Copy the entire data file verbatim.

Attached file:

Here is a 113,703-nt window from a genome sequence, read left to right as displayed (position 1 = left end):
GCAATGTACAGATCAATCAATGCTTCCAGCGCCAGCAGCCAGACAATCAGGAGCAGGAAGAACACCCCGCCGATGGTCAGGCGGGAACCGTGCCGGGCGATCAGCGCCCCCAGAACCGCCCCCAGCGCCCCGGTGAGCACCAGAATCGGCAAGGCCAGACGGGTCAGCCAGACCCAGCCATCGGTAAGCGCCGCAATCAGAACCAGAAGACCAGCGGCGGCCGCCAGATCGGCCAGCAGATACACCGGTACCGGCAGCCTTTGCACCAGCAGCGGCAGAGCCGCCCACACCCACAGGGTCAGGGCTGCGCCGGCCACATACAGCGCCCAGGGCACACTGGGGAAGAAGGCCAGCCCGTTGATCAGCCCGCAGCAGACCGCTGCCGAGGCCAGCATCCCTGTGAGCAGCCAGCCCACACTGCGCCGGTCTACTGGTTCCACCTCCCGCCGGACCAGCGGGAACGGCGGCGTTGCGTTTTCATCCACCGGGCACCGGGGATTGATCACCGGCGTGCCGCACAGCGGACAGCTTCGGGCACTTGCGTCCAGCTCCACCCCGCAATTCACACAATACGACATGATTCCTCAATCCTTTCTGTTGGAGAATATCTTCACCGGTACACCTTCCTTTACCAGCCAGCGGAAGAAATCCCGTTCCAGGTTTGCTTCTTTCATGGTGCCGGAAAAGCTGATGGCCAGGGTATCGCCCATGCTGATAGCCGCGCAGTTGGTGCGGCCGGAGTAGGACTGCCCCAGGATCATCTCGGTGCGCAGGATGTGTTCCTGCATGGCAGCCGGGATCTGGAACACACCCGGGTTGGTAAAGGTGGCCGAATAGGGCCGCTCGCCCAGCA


Here is a 113,703-nt window from a genome sequence, read left to right as displayed (position 1 = left end):
GCAATGTACAGATCAATCAATGCTTCCAGCGCCAGCAGCCAGACAATCAGGAGCAGGAAGAACACCCCGCCGATGGTCAGGCGGGAACCGTGCCGGGCGATCAGCGCCCCCAGAACCGCCCCCAGCGCCCCGGTGAGCACCAGAATCGGCAAGGCCAGACGGGTCAGCCAGACCCAGCCATCGGTAAGCGCCGCAATCAGAACCAGAAGACCAGCGGCGGCCGCCAGATCGGCCAGCAGATACACCGGTACCGGCAGCCTTTGCACCAGCAGCGGCAGAGCCGCCCACACCCACAGGGTCAGGGCTGCGCCGGCCACATACAGCGCCCAGGGCACACTGGGGAAGAAGGCCAGCCCGTTGATCAGCCCGCAGCAGACCGCTGCCGAGGCCAGCATCCCTGTGAGCAGCCAGCCCACACTGCGCCGGTCTACTGGTTCCACCTCCCGCCGGACCAGCGGGAACGGCGGCGTTGCGTTTTCATCCACCGGGCACCGGGGATTGATCACCGGCGTGCCGCACAGCGGACAGCTTCGGGCACTTGCGTCCAGCTCCACCCCGCAATTCACACAATACGACATGATTCCTCAATCCTTTCTGTTGGAGAATATCTTCACCGGTACACCTTCCTTTACCAGCCAGCGGAAGAAATCCCGTTCCAGGTTTGCTTCTTTCATGGTGCCGGAAAAGCTGATGGCCAGGGTATCGCCCATGCTGATAGCCGCGCAGTTGGTGCGGCCGGAGTAGGACTGCCCCAGGATCATCTCGGTGCGCAGGATGTGTTCCTGCATGGCAGCCGGGATCTGGAACACACCCGGGTTGGTAAAGGTGGCCGAATAGGGCCGCTCGCCCAGCA